Resource Bank Sycamore Branch Wins Award

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The Midweek reported last week that Resource Bank was recently given an award by the American Institute of Architects (AIA) for restoration and reuse for their Sycamore branch building.

At their 2018 Annual Meeting in November of 2018, the Prairie Chapter of the AIA gave an honorable mention award in the Reuse/Preservation/Restoration design category to Hagney Architects and Resource Bank for their renovation of the former Frederick B. Townsend Garage at 351 N. Main St. in Sycamore.

The building, which was constructed in 1906, was originally a garage for Frederick Townsend’s vehicles. Over the years, the building has served as a gas station and a restaurant, before becoming a community branch location for Resource Bank. The Townsends’ large Queen Anne style home, built around 1890, still stands near the stone structure that now houses Resource Bank, and is a part of the Sycamore Historic District.

Frederick B. Townsend, who died in 1938, is an important figure in DeKalb County history. He came from a prominent local family, on both his father and mother’s sides. His father, Amos Townsend, was a wealthy landowner and his grandfather on his mother’s side was Daniel Pierce, who started a bank that become NB&T, and later First Midwest. His parents’ mansion, where he grew up, was donated to Sycamore after his mother’s death and became a hospital (now Kindred Hospital). Townsend’s son-in-law, Thomas H. Roberts, was the founder of DeKalb Genetics.

Frederick Townsend served three terms as Mayor of Sycamore, was the Sycamore Township supervisor, served as Chairman of both the Sycamore Municipal Hospital board and the Public Library board, and was influential in the founding of the DeKalb County Farm Bureau. As a county judge, Townsend was also involved in the construction of the current DeKalb County Courthouse in Sycamore.

Perhaps most significantly in regard to this repurposing of the Townsend garage is the fact that Frederick Townsend was the President and one of the founders of the First National Bank of Malta in 1901. In 1988, First National Bank of Malta changed their name to Resource Bank with the opening of their Cortland Branch.

For the renovation of the Townsend garage, they were guided by photos from when the building served as a gas station, and added antique gas pumps in the front of the building to enhance that motif. They used original materials as much as possible, and similar materials for the building’s addition and drive-up canopy.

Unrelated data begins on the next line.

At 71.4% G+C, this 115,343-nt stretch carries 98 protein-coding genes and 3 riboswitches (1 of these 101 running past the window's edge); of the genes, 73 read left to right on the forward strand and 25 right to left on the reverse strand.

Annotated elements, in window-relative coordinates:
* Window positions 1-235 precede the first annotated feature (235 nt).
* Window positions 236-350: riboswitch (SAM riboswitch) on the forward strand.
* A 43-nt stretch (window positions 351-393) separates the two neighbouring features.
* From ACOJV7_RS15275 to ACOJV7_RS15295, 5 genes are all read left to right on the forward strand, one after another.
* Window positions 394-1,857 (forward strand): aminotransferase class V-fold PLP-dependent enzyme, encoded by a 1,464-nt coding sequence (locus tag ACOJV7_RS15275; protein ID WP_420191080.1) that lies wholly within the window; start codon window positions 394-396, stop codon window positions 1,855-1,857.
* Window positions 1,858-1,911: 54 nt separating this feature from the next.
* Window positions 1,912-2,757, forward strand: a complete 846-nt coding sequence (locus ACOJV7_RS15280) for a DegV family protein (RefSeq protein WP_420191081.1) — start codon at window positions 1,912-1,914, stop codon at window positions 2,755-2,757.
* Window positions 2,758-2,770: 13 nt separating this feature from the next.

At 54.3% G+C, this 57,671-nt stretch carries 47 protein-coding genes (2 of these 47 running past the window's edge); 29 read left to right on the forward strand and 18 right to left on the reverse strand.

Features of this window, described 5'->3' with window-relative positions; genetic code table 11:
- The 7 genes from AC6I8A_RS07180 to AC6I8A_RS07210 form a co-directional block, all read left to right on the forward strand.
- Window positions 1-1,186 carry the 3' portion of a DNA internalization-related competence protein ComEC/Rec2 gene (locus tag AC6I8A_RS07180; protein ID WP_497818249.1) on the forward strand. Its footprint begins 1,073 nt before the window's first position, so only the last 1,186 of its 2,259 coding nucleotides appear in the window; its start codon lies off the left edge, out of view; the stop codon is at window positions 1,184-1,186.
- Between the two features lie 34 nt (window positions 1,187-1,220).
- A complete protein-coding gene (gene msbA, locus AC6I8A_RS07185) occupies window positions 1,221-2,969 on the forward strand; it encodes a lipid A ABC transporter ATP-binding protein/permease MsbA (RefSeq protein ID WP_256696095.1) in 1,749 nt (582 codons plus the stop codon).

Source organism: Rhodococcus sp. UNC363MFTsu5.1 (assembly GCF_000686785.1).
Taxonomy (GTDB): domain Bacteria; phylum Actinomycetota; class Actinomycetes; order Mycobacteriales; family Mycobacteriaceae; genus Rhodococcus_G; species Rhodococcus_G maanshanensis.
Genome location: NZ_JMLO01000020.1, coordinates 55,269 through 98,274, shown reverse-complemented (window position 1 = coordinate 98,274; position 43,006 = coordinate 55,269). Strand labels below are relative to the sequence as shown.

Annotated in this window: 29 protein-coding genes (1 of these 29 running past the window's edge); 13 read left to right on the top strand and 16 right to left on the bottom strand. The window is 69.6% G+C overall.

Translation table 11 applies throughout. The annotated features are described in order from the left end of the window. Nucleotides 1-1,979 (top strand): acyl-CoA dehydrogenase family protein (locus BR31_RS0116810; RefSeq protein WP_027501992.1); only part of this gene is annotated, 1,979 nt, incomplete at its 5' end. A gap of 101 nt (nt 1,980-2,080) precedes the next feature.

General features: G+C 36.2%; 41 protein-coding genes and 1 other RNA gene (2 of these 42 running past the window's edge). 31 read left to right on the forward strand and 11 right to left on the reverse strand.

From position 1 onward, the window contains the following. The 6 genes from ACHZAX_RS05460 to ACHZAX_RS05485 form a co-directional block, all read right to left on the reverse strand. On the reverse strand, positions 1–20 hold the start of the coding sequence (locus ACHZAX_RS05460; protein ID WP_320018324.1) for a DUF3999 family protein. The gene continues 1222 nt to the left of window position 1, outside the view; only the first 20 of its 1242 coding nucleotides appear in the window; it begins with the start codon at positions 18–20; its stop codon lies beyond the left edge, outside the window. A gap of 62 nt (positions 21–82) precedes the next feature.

Resource Bank has a history of reusing historic structures for their local branches. Through the years, the bank has expanded to its current size of ten offices throughout DeKalb and Kane Counties, and in designing and constructing these branch buildings they have tried to relay the idea that the bank intends to be good stewards of the communities where they are located.

Following is a rundown of the Resource Bank branches that are housed in buildings with historical significance.

At their Shabbona branch at 102 S. Indian Road a one-room schoolhouse—the Quilhot School—was moved there and restored for use as a community room. Hagney Architects, Shepard Construction and Resource Bank won a Merit Award for Design in the Commercial category from the Association of Licensed Architects (ALA) in 2017 for their Shabbona Branch Building.

Likewise, their Hampshire branch at 135 W. Oak Knoll Drive also has an historic schoolhouse on their property that functions as a community room. The 1859 Eakin one-room schoolhouse was moved from Rutland Township and attached to the bank in 2015.

The Somonauk Branch at 605 E. Market St. has a Sandwich Fair theme, featuring a windmill outside (the symbol of the Fair) and a large mural in the lobby depicting the fairgrounds. The mural was painted by Eulojio (Joe) Ortega, a local artist who grew up in Sandwich. Posters and other memorabilia from the fair are also displayed throughout the bank.

Their Malta branch building at 201 State Route 38 has limestone accents, galvanized grain bins and board-and-batten siding, which are meant to reflect the functional architecture of surrounding farms and the importance of the agricultural community.

Even the Resource Bank branch buildings that don’t have specific architectural significance still reflect their dedication to the local communities. For example, their new Leland branch is a temporary facility that was put in place as quickly as possible when they learned that the bank in town was closing its doors.

 

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